A total of 1,414 unvaccinated individuals had T cell measurements. They were part of a "Flu Watch Study". The study recruited successive groups each year via random selection of households from general practice registers across England.
Blood samples were taken prior to the natural circulation of flu virus to measure baseline antibody and T cell responses. Participants were then followed up intensively over the flu season to determine who got ill with flu. This involved weekly follow-up from late autumn to late spring, using automated telephone calls or emails.
Nasal swabs were also taken and analysed in the laboratory to confirm flu infection.
The study found people with T cells targeting flu virus nucleoprotein before exposure to the virus generally had less symptomatic disease (odds ratio, 0.27; 95% confidence interval, 0.11 to 0.68) during pandemic and seasonal periods.
They found T cells reacting to a specific flu virus (H3N2) also reacted to a different one (H1N1).
Influenza-specific T cell responses were detected in 43% of people, indicating a lot of people carried some level of immunity that showed lesser symptoms.
This link was independent of baseline antibodies. The antibodies actually help prevent flu infection, whereas the T cells are involved in lessening symptoms. So this confirmed people were still getting infected, but symptoms were varying in line with T cell characteristics.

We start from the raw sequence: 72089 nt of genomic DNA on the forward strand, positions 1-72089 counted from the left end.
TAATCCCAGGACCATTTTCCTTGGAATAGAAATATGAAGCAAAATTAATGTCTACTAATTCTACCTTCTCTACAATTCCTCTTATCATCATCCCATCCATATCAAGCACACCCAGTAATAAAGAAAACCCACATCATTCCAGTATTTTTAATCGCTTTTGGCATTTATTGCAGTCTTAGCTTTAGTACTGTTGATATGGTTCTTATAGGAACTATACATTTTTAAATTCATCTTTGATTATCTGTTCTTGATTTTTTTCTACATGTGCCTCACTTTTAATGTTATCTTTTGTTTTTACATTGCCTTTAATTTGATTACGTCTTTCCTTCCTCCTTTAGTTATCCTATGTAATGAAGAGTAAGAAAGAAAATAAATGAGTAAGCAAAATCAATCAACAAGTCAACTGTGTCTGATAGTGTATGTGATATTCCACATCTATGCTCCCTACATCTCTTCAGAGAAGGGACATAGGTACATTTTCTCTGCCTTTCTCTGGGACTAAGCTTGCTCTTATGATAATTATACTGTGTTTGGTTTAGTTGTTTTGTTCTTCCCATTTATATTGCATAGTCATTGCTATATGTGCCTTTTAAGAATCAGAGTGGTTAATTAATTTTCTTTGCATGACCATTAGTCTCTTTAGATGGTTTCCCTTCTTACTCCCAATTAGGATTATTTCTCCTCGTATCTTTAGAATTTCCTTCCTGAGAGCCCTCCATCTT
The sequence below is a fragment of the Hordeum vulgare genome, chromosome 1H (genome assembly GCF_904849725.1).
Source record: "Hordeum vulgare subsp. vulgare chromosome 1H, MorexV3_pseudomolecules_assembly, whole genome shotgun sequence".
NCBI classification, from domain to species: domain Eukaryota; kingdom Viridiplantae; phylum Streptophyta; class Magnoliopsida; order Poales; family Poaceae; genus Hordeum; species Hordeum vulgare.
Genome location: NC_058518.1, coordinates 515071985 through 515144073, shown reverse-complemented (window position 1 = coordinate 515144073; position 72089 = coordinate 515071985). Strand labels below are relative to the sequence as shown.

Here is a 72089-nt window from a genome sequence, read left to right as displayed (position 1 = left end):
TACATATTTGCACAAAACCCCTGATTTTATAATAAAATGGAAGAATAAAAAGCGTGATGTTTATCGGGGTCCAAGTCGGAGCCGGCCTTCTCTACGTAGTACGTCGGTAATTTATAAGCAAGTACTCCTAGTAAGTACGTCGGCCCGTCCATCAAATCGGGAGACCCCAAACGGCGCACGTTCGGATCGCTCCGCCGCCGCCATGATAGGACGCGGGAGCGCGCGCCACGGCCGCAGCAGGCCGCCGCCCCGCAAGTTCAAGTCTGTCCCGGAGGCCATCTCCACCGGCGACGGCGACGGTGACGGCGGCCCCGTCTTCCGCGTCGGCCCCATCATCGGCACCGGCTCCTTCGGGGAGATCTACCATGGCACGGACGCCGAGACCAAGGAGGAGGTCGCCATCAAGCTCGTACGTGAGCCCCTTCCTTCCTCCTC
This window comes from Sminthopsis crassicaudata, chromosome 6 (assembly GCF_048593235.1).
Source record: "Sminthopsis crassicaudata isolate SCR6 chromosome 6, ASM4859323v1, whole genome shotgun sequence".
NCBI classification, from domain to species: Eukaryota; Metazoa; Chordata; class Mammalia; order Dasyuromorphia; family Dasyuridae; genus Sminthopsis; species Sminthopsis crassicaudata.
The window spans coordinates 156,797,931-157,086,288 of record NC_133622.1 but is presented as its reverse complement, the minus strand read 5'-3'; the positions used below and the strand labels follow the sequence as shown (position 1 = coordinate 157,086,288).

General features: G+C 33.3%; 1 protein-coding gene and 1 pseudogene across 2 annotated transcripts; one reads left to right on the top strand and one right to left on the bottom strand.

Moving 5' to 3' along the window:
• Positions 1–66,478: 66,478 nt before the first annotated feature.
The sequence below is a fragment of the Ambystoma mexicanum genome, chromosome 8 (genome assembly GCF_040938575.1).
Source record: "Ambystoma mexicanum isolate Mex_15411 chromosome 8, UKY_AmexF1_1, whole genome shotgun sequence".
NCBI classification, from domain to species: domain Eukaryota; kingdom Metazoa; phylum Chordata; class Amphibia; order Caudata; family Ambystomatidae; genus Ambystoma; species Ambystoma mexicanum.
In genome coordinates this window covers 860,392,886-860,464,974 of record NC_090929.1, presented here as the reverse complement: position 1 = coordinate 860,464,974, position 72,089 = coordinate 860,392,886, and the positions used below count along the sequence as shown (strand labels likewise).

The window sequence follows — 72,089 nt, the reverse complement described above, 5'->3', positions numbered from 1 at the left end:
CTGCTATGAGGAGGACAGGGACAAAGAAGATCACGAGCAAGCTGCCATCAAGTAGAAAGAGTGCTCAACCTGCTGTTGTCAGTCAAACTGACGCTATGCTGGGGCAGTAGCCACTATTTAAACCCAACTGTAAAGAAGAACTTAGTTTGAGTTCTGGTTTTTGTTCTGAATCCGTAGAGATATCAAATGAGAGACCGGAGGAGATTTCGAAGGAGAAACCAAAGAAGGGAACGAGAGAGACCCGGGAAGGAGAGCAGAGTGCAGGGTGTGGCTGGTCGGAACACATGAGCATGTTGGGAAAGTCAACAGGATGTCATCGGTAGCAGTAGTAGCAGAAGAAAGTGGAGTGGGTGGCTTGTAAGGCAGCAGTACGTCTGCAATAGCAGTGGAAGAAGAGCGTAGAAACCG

"Naturally occurring cross-protective T cell immunity protects against symptomatic PCR-confirmed disease in those with evidence of infection and helps to explain why many infections do not cause symptoms. Vaccines stimulating T cells may provide important cross-protective immunity."
A study of 1,414 unvaccinated people showed those with T cells targeting virus nucleoprotein still got infected by flu, but had fewer symptoms. The logic is that people with fewer symptoms are less likely to spread the virus through coughs and sneezes, which may slow the spread of both seasonal and pandemic flu strains.
This is plausible, but was not directly tested in this study, so we don't know if it's true in real life. The research team suggested vaccines that boost T cell numbers might be worth exploring, as an alternative to those that try to stop virus infection altogether. An added potential benefit of their finding was that lessened symptoms in one virus strain showed similar signs in another.
That said, only two virus types were tested, so we don't know whether this "cross-reactivity" is more widespread.
The findings suggest around 43% of people had some form of this natural immunity, but it's not clear if this is across a broad range of flu viruses or just a couple.
The study is encouraging, but is in its early stages of understanding, raising as many questions as it answers. For example:
If you are particularly vulnerable to the effects of a flu infection due to factors such as having a chronic disease or being aged 65 or over, then you should take advantage of the seasonal flu vaccine. Read more about who should get the “flu jab”.